Ten

AV1 robots have been provided to each pilot area

Source: No Isolation 2018

She adds: ‘Our experience shows that children who remain connected to their home school, who keep in touch with their friends and peers, find it much easier to return to school after periods of absence.’

The hope is that preserving the connection with the children’s home schools will make it easier for children to slot back into education once they have recovered.

‘One of the big criticisms of alternative provision is the children don’t always transition back to school,’ says Ms Kitchen.

‘While we care about attainment, what is much more important for our students is their emotional and social well-being. If it isn’t bad enough to have a complex medical or mental health condition, if you then lose contact with all your friends and your home school has forgotten you, it’s like a triple whammy.’

Transitions

Another type of mobile robot is helping pupils in Oxfordshire make the difficult transition back to school after months away having cancer treatment.

Robots_Adam_Bennett
Student Adam Bennett uses a Double 2
Telepresence robot to communicate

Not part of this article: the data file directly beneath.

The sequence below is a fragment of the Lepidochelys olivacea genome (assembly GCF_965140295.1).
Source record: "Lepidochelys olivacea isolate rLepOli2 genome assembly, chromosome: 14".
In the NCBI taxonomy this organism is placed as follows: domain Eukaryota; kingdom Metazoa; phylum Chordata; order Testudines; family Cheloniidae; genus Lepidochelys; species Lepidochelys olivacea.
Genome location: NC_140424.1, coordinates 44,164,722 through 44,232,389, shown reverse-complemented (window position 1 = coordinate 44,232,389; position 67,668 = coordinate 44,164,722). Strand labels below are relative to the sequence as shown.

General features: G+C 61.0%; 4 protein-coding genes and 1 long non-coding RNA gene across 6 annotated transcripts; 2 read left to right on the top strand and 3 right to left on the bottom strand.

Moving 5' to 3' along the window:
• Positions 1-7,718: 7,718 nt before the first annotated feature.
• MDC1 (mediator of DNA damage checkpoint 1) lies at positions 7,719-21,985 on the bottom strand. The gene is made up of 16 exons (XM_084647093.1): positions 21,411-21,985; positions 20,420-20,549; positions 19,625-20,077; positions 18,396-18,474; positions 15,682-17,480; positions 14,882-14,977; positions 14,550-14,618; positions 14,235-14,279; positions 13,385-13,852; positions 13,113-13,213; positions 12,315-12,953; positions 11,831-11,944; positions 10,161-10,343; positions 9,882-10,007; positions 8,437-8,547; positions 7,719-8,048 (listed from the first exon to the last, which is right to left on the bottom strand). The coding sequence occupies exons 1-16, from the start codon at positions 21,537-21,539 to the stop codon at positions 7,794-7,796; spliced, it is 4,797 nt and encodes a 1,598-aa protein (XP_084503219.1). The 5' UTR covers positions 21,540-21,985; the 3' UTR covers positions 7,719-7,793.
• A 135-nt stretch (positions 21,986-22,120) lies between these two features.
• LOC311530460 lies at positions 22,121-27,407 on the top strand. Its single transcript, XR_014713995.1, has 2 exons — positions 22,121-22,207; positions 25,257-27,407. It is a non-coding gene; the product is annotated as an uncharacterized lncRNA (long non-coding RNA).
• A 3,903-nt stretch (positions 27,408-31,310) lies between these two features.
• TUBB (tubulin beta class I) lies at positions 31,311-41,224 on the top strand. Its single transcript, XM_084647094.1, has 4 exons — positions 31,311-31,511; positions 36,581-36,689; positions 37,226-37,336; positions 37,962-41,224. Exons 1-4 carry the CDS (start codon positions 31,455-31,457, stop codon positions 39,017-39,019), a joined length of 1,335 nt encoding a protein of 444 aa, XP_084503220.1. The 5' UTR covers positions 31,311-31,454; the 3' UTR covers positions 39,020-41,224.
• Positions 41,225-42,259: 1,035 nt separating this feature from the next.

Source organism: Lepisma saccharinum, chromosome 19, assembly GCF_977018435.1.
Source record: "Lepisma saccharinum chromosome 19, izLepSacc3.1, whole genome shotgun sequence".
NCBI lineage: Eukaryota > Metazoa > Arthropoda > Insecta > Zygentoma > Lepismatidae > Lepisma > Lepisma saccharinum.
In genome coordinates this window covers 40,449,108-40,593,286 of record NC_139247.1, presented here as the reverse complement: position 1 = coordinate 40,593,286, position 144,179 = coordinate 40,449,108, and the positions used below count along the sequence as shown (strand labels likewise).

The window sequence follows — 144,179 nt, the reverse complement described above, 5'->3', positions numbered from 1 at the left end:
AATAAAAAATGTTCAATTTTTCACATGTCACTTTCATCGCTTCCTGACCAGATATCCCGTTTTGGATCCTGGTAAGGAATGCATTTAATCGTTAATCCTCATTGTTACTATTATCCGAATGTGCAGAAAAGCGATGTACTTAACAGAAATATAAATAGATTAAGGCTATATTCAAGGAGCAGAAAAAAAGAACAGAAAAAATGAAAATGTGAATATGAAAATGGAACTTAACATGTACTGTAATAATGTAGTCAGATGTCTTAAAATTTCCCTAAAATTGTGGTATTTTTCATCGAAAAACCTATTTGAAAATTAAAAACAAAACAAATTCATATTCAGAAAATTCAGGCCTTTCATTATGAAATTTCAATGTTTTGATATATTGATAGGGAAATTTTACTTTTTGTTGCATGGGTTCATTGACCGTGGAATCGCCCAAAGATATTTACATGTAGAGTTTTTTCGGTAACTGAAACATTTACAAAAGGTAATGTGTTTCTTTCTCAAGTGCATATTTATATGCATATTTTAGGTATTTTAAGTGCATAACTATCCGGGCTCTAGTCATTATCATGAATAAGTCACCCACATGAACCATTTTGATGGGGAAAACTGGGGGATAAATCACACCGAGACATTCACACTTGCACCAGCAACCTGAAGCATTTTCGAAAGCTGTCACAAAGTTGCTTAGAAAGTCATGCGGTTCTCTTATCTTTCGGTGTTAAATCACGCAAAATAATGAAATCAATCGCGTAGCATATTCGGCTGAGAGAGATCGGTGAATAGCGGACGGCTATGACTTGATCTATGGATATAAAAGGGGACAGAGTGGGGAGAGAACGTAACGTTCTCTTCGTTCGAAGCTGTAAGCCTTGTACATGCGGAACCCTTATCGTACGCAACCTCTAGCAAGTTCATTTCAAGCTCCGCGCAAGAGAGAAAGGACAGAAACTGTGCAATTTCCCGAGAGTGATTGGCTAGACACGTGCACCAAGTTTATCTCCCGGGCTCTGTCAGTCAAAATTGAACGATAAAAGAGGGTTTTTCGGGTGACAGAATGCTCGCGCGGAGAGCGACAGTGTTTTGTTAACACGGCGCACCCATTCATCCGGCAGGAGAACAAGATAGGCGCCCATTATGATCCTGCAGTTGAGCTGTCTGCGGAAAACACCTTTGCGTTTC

with a friend. Picture: Wood Green School

It is early days for the project, but the signs are encouraging as the first two students to be given the robots last year have recently returned to school.

The first student to use one of the robots is Adam Bennett who used the device at home and hospital while receiving treatment for Ewing’s sarcoma.

Controlling the robot through a tablet computer he could not only attend lessons and after-school activities, but also walk the robot along the corridor between lessons while talking to school friends.

His robot was purchased by Oxfordshire Hospital School (OHS) in Oxford.

OHS initially bought two mobile robots called Double 2 Telepresence, produced by UK company RoboSavvy, to keep pupils connected to their local school. 

Connecting pupils

Unlike the AV1, the Double 2 enables the pupil to be seen by classmates and teachers. OHS assistant head James Shryane, says they are the first school in the country to be using this type of robot to connect pupils.

£4,000

Cost of an individual Double 2 Telepresence robot

Source: Oxfordshire Hospital School 2018

Double 2 can move around thanks to its drum wheelcase. A tablet computer sits on top of an adjustable pole that has wheels at the bottom – it looks like a music stand on wheels.

Mr Shryane says: ‘It’s quite agile, it’s amazing seeing young people driving it and they quickly get the hang of it.’

The robots, which cost £4,000 each, are being used exclusively with cancer patients, who are known to take more time off school than other pupils.

‘We know with our work that the longer children are off the harder it is to get back, so it is trying to make that transition,’ says Mr Shryane. ‘The robot makes a huge difference.


About the author

Anne Horner is a freelance writer